I admire her ability to work with different mediums: yarns, textile, and paper, and her patience for printing her own fabrics and dyeing her own yarns. 

Alternative thoughts has just graduated from the RMIT textile course. Her works are displayed at the Fuse exhibition. So I would encourage you to go to see that.
She works with an amazing variety of materials and techniques. This is an example of her glass works. Her blog is being updated slowly. Blogging takes time and effort. I also understand that when you are new to blogging, it takes even longer.

Jane B. is a shibori and batik artist whose patience is amazing. Her attention to detail is admirable and the length of time it takes to create one of her pieces is mind boggling.

As I said, I am in awe of them. I feel privileged to know them and I have learnt much from them.

Thursday, December 2, 2010

Rooftop Cowl

A photo of one of the rooftops at Nijo Castle in Kyoto. I originally took the photo as inspiration for a weave pattern. I can see it so clearly as a weave.

However, since being home, I started to knit the 'alexandria cowl'. It is a gift to a friend in Japan and hopefully she will get it in time for their cold winter. As I knitted, I kept seeing the image of the rooftop in my mind, especially in this colour.

I love the texture, the contrast of thick and thin creating these ridges.

I have knitted this before and had also given it away. I think I will end up knitting it a third time (and hopefully the last time, for myself).

In the meantime, this edition has been re-named the 'rooftop cowl'.

Monday, November 29, 2010

Tools of the trade: I

I love tools - tools for making things. Tools for cooking, for knitting, for weaving, and even tools just for admiration as they are so beautiful.
Japan is a great place for tools. Fortunate or not, there is a limit on luggage allowance so there is also a limit on how many different tools I could buy.

A few years ago, I visited  the Inagaki Kiryou manual weaving supplies shop. It was established in 1897, on the outskirts of Kyoto in the Nishijin area. I did not have my camera with me. I told all my weaving friends about this place but I felt that my words can not truly describe it properly nor could they describe how I felt when I was there.

They are traditional tools, beautifully made and functional. The owner has limited English. Between that and my knowledge of Kanjii, a bit of sign language, it was enough for us to communicate and to explain what the different things are used for.
(On their website, they do recommend that you have a translator with you as they are not fluent in English.)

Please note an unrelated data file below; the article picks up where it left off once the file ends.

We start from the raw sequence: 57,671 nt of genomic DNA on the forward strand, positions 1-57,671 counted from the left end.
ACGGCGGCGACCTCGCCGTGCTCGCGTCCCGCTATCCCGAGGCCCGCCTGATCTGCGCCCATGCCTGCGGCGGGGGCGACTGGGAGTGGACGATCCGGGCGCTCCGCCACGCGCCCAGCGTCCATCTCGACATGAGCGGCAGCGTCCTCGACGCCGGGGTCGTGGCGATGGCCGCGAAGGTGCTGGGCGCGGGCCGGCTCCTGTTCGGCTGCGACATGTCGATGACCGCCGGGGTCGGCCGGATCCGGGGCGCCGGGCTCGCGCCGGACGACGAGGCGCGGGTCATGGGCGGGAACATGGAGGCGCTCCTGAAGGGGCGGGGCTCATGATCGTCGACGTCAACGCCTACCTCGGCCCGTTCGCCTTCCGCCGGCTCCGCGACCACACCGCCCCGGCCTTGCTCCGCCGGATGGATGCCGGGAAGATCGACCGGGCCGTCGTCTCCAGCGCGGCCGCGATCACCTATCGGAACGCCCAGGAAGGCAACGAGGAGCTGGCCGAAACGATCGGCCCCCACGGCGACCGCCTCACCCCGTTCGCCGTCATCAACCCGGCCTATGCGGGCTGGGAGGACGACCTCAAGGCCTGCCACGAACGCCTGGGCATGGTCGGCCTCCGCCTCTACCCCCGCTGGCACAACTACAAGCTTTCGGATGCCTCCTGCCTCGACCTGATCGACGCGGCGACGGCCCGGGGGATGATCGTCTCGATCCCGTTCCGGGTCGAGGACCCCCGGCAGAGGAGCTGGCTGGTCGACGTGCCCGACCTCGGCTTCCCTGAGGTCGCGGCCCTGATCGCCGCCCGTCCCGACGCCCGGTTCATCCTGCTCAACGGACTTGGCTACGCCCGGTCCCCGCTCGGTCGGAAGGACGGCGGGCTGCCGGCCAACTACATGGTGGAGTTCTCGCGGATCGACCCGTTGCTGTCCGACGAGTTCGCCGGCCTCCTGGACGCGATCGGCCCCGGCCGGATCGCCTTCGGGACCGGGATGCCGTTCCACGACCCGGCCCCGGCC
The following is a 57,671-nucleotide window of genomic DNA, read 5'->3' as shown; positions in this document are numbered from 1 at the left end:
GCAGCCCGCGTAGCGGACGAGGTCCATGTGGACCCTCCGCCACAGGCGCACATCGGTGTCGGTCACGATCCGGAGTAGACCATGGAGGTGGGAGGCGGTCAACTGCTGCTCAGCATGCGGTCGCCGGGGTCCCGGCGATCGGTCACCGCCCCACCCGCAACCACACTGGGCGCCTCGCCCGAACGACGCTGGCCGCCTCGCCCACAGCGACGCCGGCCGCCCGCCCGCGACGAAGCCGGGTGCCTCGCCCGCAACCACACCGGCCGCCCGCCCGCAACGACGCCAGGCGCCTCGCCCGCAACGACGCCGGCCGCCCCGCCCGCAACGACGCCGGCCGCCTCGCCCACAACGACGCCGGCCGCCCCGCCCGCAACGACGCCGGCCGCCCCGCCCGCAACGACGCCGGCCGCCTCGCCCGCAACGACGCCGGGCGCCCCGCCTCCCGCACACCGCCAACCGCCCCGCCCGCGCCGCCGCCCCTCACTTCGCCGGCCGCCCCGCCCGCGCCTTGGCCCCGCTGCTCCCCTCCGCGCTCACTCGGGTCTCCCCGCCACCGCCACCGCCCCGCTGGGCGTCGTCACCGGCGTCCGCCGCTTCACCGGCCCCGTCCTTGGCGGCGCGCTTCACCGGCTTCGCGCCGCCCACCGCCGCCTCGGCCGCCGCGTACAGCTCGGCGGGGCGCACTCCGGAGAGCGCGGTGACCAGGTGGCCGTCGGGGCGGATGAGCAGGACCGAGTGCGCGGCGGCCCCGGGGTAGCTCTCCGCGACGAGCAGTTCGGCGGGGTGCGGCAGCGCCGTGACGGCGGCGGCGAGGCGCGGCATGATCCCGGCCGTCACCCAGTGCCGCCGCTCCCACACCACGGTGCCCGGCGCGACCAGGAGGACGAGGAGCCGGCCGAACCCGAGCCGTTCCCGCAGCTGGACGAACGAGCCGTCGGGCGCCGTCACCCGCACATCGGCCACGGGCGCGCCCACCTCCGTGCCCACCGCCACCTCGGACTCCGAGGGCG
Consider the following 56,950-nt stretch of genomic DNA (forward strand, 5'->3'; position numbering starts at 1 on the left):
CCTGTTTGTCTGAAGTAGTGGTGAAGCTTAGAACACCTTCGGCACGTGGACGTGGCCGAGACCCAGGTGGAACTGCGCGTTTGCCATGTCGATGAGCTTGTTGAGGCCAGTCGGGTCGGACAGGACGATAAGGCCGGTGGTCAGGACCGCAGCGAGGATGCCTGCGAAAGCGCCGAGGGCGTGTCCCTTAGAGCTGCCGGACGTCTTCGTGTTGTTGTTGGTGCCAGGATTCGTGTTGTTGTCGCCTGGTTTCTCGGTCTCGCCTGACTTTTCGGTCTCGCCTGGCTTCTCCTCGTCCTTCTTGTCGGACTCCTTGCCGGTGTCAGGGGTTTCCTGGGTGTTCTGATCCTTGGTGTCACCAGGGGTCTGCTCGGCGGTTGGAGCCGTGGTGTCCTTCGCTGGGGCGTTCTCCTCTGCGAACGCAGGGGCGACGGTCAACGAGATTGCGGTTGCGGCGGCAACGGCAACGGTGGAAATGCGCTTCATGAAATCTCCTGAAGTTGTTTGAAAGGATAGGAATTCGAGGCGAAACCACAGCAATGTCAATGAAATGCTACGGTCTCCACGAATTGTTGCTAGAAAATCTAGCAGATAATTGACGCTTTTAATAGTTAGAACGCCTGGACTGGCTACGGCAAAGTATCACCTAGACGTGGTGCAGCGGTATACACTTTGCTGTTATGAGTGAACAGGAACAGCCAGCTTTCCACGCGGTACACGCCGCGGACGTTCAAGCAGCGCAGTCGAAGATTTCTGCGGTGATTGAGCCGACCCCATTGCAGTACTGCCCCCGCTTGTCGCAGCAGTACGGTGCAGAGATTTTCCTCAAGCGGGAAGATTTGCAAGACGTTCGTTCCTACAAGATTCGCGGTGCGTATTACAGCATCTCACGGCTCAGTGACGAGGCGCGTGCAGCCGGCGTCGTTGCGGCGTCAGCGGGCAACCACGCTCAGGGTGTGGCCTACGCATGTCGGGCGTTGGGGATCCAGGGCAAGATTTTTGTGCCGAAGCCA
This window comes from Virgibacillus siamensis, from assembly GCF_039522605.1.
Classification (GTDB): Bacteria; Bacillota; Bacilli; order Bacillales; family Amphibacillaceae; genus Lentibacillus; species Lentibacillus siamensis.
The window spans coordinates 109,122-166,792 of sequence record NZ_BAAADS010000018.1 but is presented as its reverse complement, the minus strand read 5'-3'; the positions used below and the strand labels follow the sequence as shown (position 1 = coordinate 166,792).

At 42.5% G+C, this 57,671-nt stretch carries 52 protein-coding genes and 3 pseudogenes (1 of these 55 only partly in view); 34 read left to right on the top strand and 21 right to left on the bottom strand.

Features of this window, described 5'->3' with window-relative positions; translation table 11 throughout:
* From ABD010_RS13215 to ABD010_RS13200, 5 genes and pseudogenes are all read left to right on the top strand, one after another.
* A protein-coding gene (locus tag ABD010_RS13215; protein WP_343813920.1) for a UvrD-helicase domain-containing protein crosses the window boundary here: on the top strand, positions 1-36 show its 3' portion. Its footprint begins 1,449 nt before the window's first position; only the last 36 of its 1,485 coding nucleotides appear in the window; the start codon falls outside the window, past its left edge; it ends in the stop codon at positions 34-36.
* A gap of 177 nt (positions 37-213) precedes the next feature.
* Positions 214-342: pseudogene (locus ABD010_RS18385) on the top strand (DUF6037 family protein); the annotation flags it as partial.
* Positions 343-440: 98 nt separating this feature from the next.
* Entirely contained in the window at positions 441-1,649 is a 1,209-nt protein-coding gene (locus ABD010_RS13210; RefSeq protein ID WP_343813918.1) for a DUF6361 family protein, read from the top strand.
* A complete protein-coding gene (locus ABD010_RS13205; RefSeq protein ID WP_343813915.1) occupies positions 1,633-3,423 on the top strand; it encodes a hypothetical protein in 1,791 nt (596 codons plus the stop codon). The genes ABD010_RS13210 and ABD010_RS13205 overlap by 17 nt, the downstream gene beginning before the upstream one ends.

He brought out all the selections. When we have picked a shuttle, he brought out all that he had so we could choose the which one we wanted as they all had individual wood grains and colours. The shuttles were made of oak. We could get bamboo or timber bobbins to use with them. (My swedish cardboard bobbins also fit with some of these shuttles.)

There were a lot of things that looked familiar but also a lot that were ( I think) peculiar to Japanese weaving!?

We saw those ceramic weights that I found in Melbourne, and found out what their use is.

They are added to the swift to slow down the speed!
In the ceiling, there were all these old tools hanging there. They have all acquired that mature timber patina and gave the shop this amazing atmoshpere. There were bobbins, shuttles, old bamboo reeds, etc.

One of the really sad things was that as the tool makers retire, unless there is a new generation to take over, there won't be anymore supplies. This is the case for some of his beautiful timber tapestry beaters.

So if you are in Kyoto and you are a weaver, this should definitely be on your itinerary. However, if you can not get there, they have also developed a good website in English and it is worth a look.

Saturday, November 27, 2010

Saori, Osaka: III

The red building of Saori was visible from afar. Kenzo Jo mentioned that he was impressed by the red barns that he had seen in the United States. When they had the opportunity to establish this new building, he wanted it to be this colour!

Misao Jo is 97 years old and she still goes into the studio to weave each day!